Theme: The Last Imprecatory Psalm
In this week’s lessons we are reminded that God will act justly and punish evildoers for their wrongs against the Lord and his people.
Scripture: Psalm 109:1-31
Psalm 109 is the last of the imprecatory psalms.1 Imprecation has to do with praying for or calling down curses on one’s enemies, which followers of Christ are not supposed to do. So for that reason the imprecatory psalms are among the most troubling parts of Scripture for Christians and Christian sensibilities.
But Psalm 109 is not only the last of the imprecatory psalms. It is also the strongest, most intense or worst. In his excellent and very fresh study of the psalms, C. S. Lewis speaks of those in which a spirit of hatred “strikes us in the face… like the heat from a furnace mouth” and calls Psalm 109 “perhaps the worst” example.2 And Lewis is not the only writer to claim this. J. J. Stewart Perowne, an English commentator of the last century (1823-1904), wrote, “In the awfulness of its anathemas, the psalm surpasses everything of the kind in the Old Testament.”3
Many psalms have an occasional prayer for God’s judgment on enemies. But by my count there are twenty-four curses in the imprecatory section of this psalm, and it is the main section (vv. 6-20). The imprecations are bracketed by prayers for God to hear and save the psalmist from his enemies (vv. 1-5, 21-31).
Since this is the last of the imprecatory psalms, regular readers of God’s Word Today have already read a good bit about how these curses should be understood. So while I do not need to repeat here all that I have written earlier,4 let me briefly review some of what we have studied before, just to put Psalm 109 in perspective.
1. All the imprecatory psalms are by David, and in these psalms David is writing as a king and not merely as a private citizen. It is true that prayers for judgment on the incorrigibly wicked occur in psalms by writers other than David. But it is significant that the specific and most intense of these curses are by a king whose responsibility as king was to see that justice was dispensed to evil persons. Moreover, David was God’s “anointed” ruler in a way rulers of other kingdoms are not. So attacks on David were also attacks on God, God’s kingdom and God’s righteousness. The curses do not flow from a feeling of resentment for personal hurts or wrongs.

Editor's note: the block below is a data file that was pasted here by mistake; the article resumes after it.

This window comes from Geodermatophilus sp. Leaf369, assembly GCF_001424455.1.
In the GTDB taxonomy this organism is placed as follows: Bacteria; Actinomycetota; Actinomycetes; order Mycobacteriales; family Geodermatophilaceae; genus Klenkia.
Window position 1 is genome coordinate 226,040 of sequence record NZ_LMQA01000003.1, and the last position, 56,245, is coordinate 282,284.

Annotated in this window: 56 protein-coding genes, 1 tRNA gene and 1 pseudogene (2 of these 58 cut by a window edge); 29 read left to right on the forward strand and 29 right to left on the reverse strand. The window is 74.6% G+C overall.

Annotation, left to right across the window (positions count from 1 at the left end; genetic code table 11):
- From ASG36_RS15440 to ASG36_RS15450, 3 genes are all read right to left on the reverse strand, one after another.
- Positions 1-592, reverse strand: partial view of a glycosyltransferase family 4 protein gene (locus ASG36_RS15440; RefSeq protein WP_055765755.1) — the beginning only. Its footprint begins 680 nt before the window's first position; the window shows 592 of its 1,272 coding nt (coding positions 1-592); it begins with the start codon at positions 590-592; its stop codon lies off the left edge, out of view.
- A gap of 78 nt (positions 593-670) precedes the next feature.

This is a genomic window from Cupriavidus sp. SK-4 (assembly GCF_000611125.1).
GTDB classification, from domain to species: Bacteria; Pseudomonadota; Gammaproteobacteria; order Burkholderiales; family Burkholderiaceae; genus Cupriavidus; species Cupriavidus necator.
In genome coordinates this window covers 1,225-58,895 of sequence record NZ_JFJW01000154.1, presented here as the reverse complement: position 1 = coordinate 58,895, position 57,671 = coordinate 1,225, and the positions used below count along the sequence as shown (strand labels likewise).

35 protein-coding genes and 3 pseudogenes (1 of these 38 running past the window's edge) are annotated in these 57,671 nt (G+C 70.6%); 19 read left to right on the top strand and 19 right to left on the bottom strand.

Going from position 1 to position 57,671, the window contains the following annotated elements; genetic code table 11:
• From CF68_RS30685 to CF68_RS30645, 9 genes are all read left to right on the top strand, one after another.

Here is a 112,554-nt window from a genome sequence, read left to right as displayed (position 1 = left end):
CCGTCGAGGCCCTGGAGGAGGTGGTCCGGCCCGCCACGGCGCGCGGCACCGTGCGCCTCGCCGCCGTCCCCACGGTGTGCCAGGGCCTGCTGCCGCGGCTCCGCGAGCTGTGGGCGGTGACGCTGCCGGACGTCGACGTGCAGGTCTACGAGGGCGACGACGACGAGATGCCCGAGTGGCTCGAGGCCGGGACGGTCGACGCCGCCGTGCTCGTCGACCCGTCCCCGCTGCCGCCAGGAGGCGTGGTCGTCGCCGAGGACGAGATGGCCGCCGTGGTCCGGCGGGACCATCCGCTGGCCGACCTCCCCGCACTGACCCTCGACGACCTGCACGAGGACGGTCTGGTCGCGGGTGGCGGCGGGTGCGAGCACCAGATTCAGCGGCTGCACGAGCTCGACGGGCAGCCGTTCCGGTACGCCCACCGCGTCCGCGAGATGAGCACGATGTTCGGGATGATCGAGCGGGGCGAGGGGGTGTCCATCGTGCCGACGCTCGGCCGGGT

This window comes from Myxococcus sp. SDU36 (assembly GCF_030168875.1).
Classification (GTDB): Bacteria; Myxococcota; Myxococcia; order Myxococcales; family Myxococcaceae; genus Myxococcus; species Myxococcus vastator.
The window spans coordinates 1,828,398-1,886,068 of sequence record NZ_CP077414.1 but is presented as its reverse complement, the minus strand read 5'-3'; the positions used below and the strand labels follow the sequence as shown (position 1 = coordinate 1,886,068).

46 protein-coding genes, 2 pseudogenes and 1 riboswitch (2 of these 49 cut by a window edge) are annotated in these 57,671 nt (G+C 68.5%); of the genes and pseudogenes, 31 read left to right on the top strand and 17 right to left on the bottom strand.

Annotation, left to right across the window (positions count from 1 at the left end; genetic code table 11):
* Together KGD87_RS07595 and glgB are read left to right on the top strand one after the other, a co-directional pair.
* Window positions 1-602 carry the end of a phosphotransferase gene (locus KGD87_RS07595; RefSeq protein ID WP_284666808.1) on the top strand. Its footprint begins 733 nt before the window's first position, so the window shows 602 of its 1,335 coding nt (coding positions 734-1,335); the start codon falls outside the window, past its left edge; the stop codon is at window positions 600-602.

2. David leaves vindication and judgment in the hands of God; he does not take vengeance into his own hands. David was well known, even praised, for being a nonvindictive, long-suffering and merciful man. We have only to think of the two occasions when his great enemy King Saul was within his power and David could have killed him if he had wanted to (1 Sam. 24:26). David did not even think of killing Saul. He said instead, “I will not lift my hand against my master, because he is the LORD’s anointed” (1 Sam. 24:10). All the imprecatory psalms have this flavor. They know that “‘It is mine to avenge; I will repay,’ says the Lord” (Rom. 12:19). They leave the execution of justice in God’s hands.
3. It is right to desire the punishment of evil and the triumph and reward of good people. True, as Christians we desire first that those who are doing wrong might repent of their sin and find forgiveness through the work of Jesus Christ. But if they fail to do that, if they persist in doing harm to others, the only right thing is to desire their punishment—that they might be stopped and their victims be protected. We could hardly ask God to reward evil people, could we? Besides, this is how we actually do think. We want evil to be judged, though in our hypocritically sentimental age we are usually careful about saying this openly in words.
4. Finally, although we live in an age in which the wicked still have time to repent of their sin and come to Christ, the judgments described in these psalms are nevertheless exactly what will come to them eventually, and worse. They will come at the final judgment when Jesus himself will be the judge. One use of the imprecatory psalms, therefore, is to warn people how seriously God takes sin and to seek grace while grace is available.
1The other imprecatory psalms are 7, 35 and 69, though individual imprecations are found throughout the Psalter. James E. Adams lists 104 imprecatory verses beginning with Psalm 5:10 and ending with Psalm 143:12. See James E. Adams, War Psalms of the Prince of Peace: Lessons from the Imprecatory Psalms (Phillipsburg, NJ: Presbyterian and Reformed, 1991), p. 116.
2C. S. Lewis, Reflections on the Psalms, (New York: Harcourt, Brace and Company, 1958), p. 20.
3J. J. Stewart Perowne, Commentary on the Psalms, vol. 2 (Grand Rapids: Kregel, 1989), pp. 285, 286. Original edition 1878, 1879.
4Particularly in our study of Psalm 35. See also James Montgomery Boice, Psalms, vol. 1, Psalms 1-41 (Grand Rapids: Baker, 1994), pp. 299-306.
What is troubling about an imprecatory psalm? What distinguishes this one?
How does knowing the identity of the author of this psalm affect your understanding of it?
With whom does retribution belong? Why?
Reflection: How do you distinguish true evil from personal hurts or wrongs?
Application: How can you apply David’s response to Saul to your life?
Prayer: If you have bitterness toward someone in your life, ask God to help you forgive that person.
For Further Study: Download and listen for free to Philip Ryken’s message, “Vengeance Belongs to the Lord.” (Discount will be applied at checkout.)